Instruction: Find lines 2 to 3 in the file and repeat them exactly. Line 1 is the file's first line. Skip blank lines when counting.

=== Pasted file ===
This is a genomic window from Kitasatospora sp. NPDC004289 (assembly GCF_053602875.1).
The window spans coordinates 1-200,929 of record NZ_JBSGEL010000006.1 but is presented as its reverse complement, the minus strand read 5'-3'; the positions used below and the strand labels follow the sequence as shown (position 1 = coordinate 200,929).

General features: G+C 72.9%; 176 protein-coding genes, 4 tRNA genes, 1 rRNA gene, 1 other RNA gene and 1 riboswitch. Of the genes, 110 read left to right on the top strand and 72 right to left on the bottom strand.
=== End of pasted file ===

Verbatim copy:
The window spans coordinates 1-200,929 of record NZ_JBSGEL010000006.1 but is presented as its reverse complement, the minus strand read 5'-3'; the positions used below and the strand labels follow the sequence as shown (position 1 = coordinate 200,929).

General features: G+C 72.9%; 176 protein-coding genes, 4 tRNA genes, 1 rRNA gene, 1 other RNA gene and 1 riboswitch. Of the genes, 110 read left to right on the top strand and 72 right to left on the bottom strand.